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Jealousy

Adele Wilde

Counsellor and Psychotherapist
Perth, Western Australia

Jealousy is often described as an intense and extremely painful feeling. It encompasses a range of emotions including anger, fear, loss, betrayal, abandonment, grief and humiliation, and those experiencing it can feel as if their minds have been thrown into turmoil. Jealousy can be triggered when the threat of separation or loss of a romantic partner is attributed to the possibility of the partner's interest in another person. Jealousy is the fear of losing something (affection, fidelity, future) or someone you 'believed' to be yours. Whether the cause is real or imagined, jealousy always hurts and often obliterates rational thought, leading to behaviour that can create a self fulfilling prophecy by pushing away the person most desired or needed.

People can experience different types of jealousy, which are evident in everyday activities and settings such as, platonic relationships, work situations, in families, in romantic relationships.

Romantic Jealousy - Occurs when one partner feels that their partner is paying attention to, or has a romantic interest in someone else. Someone else showing an interest in your partner can also give rise to jealousy.

Sexual Jealousy - When a significant other shows sexual interest in another person.

Platonic Jealousy - This form of jealousy is seen in friendships, and is similar to romantic jealousy, in that there is the fear of being replaced by a perceived or real third party.

Workplace Jealousy - is not uncommon, and especially between colleagues who share similar positions, and who may be aiming for the same promotions etc. Employees can also be sensitive to positive feedback given to the other when they think they are more deserving of the praise.

For many people the experience of jealousy includes:

Anthropologists have suggested that jealousy varies across cultures. What our culture teaches us can influence or determine those situations that trigger jealousy and the ways in which we express our jealousy.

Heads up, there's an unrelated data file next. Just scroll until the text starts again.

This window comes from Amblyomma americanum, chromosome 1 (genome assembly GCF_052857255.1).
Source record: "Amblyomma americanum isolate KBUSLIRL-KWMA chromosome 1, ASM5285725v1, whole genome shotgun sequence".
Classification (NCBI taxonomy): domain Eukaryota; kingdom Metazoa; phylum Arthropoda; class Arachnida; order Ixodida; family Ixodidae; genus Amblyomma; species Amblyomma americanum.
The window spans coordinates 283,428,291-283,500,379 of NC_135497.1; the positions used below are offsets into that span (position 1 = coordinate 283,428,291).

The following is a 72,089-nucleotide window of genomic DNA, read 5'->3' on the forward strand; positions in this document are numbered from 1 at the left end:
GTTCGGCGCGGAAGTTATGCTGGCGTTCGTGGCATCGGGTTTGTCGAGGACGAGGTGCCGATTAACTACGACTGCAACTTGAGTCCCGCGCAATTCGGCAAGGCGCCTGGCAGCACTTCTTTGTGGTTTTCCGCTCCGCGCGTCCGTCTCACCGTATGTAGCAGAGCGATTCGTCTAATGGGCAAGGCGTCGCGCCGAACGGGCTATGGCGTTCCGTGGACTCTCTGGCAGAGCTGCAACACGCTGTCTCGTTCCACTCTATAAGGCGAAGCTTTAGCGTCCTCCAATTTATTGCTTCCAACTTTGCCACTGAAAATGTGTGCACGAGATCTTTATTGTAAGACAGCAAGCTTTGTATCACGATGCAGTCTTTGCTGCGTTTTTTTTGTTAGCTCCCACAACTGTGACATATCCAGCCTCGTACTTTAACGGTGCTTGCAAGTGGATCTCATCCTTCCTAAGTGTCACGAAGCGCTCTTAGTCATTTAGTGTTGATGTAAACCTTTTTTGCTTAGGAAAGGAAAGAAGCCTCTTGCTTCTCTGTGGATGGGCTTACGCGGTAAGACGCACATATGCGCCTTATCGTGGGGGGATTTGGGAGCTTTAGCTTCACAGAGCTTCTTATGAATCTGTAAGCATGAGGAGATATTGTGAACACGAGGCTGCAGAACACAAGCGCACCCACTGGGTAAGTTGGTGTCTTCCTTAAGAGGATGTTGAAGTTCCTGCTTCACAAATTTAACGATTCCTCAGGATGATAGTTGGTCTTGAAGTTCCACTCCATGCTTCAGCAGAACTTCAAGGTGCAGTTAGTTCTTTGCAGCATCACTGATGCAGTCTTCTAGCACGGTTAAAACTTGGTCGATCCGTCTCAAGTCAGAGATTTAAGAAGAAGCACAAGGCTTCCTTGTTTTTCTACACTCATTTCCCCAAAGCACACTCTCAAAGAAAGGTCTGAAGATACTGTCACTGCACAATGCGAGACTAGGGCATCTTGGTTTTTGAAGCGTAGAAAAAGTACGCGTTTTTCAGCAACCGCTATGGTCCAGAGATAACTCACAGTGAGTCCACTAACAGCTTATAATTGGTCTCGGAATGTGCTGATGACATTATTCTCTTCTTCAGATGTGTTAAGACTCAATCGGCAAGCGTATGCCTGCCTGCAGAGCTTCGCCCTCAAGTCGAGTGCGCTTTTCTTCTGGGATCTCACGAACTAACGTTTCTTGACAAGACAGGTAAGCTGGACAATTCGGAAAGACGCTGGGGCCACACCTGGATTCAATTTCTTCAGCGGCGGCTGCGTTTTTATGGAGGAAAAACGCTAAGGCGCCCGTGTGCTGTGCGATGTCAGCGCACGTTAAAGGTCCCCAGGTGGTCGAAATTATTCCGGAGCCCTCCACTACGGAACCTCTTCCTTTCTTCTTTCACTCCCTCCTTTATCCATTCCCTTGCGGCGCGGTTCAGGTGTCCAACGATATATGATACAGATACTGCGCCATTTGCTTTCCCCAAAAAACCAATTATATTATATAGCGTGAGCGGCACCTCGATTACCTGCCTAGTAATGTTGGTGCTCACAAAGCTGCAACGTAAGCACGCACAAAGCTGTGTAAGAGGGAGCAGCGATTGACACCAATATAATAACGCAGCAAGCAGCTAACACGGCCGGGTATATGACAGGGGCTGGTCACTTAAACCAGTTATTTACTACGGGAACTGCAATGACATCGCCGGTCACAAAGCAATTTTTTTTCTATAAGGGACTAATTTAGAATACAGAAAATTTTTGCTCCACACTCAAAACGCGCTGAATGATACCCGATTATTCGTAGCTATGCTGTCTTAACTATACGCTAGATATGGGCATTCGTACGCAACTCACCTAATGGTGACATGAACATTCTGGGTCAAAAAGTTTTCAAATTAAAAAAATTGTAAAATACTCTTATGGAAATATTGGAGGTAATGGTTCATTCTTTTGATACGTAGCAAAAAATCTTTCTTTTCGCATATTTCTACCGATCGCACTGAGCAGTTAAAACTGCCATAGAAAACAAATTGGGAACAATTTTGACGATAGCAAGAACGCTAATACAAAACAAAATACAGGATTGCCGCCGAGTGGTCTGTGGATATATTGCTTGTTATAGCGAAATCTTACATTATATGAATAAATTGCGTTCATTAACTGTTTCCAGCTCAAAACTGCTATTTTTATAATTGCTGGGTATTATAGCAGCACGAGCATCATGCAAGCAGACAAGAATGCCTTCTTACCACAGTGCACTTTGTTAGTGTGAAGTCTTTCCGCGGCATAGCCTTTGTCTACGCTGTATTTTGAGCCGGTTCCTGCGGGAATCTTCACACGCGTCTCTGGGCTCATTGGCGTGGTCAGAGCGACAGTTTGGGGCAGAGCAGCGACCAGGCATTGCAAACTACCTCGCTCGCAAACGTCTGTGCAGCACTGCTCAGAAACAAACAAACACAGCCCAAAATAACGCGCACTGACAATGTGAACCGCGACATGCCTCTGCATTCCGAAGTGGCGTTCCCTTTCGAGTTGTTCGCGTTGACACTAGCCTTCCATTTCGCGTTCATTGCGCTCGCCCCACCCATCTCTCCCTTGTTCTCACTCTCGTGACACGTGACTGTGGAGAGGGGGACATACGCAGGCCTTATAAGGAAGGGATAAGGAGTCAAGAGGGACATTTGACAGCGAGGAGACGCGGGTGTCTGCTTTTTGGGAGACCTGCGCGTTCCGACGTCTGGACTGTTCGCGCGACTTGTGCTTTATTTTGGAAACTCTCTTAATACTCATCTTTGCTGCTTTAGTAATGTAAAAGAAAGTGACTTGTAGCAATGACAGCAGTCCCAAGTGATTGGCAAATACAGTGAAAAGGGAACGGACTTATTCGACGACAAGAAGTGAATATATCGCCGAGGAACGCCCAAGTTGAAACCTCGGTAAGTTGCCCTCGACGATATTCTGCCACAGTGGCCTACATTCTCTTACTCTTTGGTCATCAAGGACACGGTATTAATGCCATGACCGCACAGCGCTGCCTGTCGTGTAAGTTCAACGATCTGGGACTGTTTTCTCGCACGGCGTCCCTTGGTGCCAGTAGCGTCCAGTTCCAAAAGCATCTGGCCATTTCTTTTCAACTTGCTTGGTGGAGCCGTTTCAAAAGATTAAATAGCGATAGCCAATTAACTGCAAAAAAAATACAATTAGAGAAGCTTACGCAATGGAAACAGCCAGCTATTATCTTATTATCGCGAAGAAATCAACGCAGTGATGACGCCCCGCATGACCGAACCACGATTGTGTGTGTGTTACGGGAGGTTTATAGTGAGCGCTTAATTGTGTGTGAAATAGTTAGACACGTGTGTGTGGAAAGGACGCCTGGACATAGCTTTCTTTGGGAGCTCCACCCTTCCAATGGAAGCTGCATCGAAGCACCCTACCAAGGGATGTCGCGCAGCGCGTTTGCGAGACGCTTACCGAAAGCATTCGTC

Jealousy comes about due to the insecurity of the jealous person whether justified or not. The higher the level of insecurity or instability, the higher the level of jealousy. Jealousy goes right to the core of the self and its roots are deep, it can't just be pushed away. Someone who is insecure within themselves can often be the destabilizing partner within a relationship. They are not only jealous of a perceived romantic other, but of any kind of friendship including a child or family member, anything that takes their partner's attention away from them.

It is important to differentiate between 'normal' jealousy and 'delusional' jealousy. Normal jealousy has its basis in reality- a real threat to a relationship, whereas delusional jealousy has no basis in reality- there is an absence of any real threat or likely threat. A little bit of jealousy may be normal for a relationship especially in the early stages before trust has had time to develop. It can also be seen as a measure of caring and commitment, but not if extreme.

People who are experiencing jealousy feel a sense of inadequacy, which is uncomfortable and difficult to bear. Their discomfort is often converted into displays of behaviour that include anger, arguing, accusing, distrusting , searching through partners belongings, including mobile phones, and interrogating. They are looking for reassurance or confirmation of betrayal. These behaviours often result in pushing the partner further away.

We are capable of changing our behaviour by recognizing how we are behaving and realising what is normal and abnormal for us in regard to our feelings. By examining the roots of your jealous feelings, you can make change and learn how to cope more effectively. Jealousy can be a trigger for growth both personally and within the relationship, the outcome being increased self awareness, and greater understanding of both you and your partner, and your relationship. Jealousy can serve as a valuable sign for that we need to look inward and consider our self worth and self awareness. This in turn can only lead to improved relationships. It can sometimes be the case that jealousy appears to say more about the jealous person than the misbehaviour of the partner.

You can insure against excessive jealousy by nurturing your relationship and taking time to be together. Spend time talking to your mate even when apart. Instead of assuming the worst, share your feelings and thoughts and communicate in ways that are not hostile or blaming of the other. Effective communication of feelings and concerns can facilitate solutions, change and greater understanding in relationships.

If you would like more information or help, Adele can be contacted by telephone or email.

Phone: 0439 324 703

Email:

Adele Wilde
Counsellor and Psychotherapist

Mt Lawley Counselling Centre
13 Alvan Street
Mt Lawley Western Australia 6050

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